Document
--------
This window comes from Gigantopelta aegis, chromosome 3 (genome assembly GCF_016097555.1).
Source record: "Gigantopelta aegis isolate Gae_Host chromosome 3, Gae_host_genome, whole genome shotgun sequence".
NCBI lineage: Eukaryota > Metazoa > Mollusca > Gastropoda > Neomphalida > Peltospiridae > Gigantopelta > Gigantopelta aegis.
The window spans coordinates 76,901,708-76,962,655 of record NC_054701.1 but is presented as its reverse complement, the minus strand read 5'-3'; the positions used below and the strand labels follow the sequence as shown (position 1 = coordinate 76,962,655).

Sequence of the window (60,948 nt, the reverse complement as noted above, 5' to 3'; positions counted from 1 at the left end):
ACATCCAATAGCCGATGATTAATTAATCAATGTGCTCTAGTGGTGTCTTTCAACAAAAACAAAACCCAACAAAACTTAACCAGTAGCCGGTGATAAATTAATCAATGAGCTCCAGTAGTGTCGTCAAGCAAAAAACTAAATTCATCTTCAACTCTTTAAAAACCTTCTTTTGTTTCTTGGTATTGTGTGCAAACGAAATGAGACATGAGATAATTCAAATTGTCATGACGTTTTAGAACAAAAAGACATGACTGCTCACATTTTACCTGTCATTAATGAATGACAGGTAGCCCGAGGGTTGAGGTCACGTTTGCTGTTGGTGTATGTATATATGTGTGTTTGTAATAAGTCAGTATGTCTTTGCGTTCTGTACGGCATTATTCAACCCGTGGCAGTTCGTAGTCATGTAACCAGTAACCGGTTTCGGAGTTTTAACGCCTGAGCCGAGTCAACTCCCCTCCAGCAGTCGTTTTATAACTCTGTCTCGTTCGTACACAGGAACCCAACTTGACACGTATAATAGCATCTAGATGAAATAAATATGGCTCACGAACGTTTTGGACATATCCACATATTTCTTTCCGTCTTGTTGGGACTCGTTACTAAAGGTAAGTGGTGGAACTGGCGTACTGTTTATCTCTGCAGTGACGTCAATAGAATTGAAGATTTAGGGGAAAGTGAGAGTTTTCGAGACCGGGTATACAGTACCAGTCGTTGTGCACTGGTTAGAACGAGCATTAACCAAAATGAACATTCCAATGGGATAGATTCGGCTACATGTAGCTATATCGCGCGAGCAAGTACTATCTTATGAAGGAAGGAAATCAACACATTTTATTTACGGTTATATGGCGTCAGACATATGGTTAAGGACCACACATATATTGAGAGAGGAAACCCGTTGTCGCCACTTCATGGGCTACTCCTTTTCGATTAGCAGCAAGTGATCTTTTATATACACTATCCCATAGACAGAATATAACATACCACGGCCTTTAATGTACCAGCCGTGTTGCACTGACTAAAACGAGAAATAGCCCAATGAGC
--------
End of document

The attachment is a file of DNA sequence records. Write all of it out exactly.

This window comes from Gigantopelta aegis, chromosome 3 (genome assembly GCF_016097555.1).
Source record: "Gigantopelta aegis isolate Gae_Host chromosome 3, Gae_host_genome, whole genome shotgun sequence".
NCBI lineage: Eukaryota > Metazoa > Mollusca > Gastropoda > Neomphalida > Peltospiridae > Gigantopelta > Gigantopelta aegis.
The window spans coordinates 76,901,708-76,962,655 of record NC_054701.1 but is presented as its reverse complement, the minus strand read 5'-3'; the positions used below and the strand labels follow the sequence as shown (position 1 = coordinate 76,962,655).

Sequence of the window (60,948 nt, the reverse complement as noted above, 5' to 3'; positions counted from 1 at the left end):
ACATCCAATAGCCGATGATTAATTAATCAATGTGCTCTAGTGGTGTCTTTCAACAAAAACAAAACCCAACAAAACTTAACCAGTAGCCGGTGATAAATTAATCAATGAGCTCCAGTAGTGTCGTCAAGCAAAAAACTAAATTCATCTTCAACTCTTTAAAAACCTTCTTTTGTTTCTTGGTATTGTGTGCAAACGAAATGAGACATGAGATAATTCAAATTGTCATGACGTTTTAGAACAAAAAGACATGACTGCTCACATTTTACCTGTCATTAATGAATGACAGGTAGCCCGAGGGTTGAGGTCACGTTTGCTGTTGGTGTATGTATATATGTGTGTTTGTAATAAGTCAGTATGTCTTTGCGTTCTGTACGGCATTATTCAACCCGTGGCAGTTCGTAGTCATGTAACCAGTAACCGGTTTCGGAGTTTTAACGCCTGAGCCGAGTCAACTCCCCTCCAGCAGTCGTTTTATAACTCTGTCTCGTTCGTACACAGGAACCCAACTTGACACGTATAATAGCATCTAGATGAAATAAATATGGCTCACGAACGTTTTGGACATATCCACATATTTCTTTCCGTCTTGTTGGGACTCGTTACTAAAGGTAAGTGGTGGAACTGGCGTACTGTTTATCTCTGCAGTGACGTCAATAGAATTGAAGATTTAGGGGAAAGTGAGAGTTTTCGAGACCGGGTATACAGTACCAGTCGTTGTGCACTGGTTAGAACGAGCATTAACCAAAATGAACATTCCAATGGGATAGATTCGGCTACATGTAGCTATATCGCGCGAGCAAGTACTATCTTATGAAGGAAGGAAATCAACACATTTTATTTACGGTTATATGGCGTCAGACATATGGTTAAGGACCACACATATATTGAGAGAGGAAACCCGTTGTCGCCACTTCATGGGCTACTCCTTTTCGATTAGCAGCAAGTGATCTTTTATATACACTATCCCATAGACAGAATATAACATACCACGGCCTTTAATGTACCAGCCGTGTTGCACTGACTAAAACGAGAAATAGCCCAATGAGC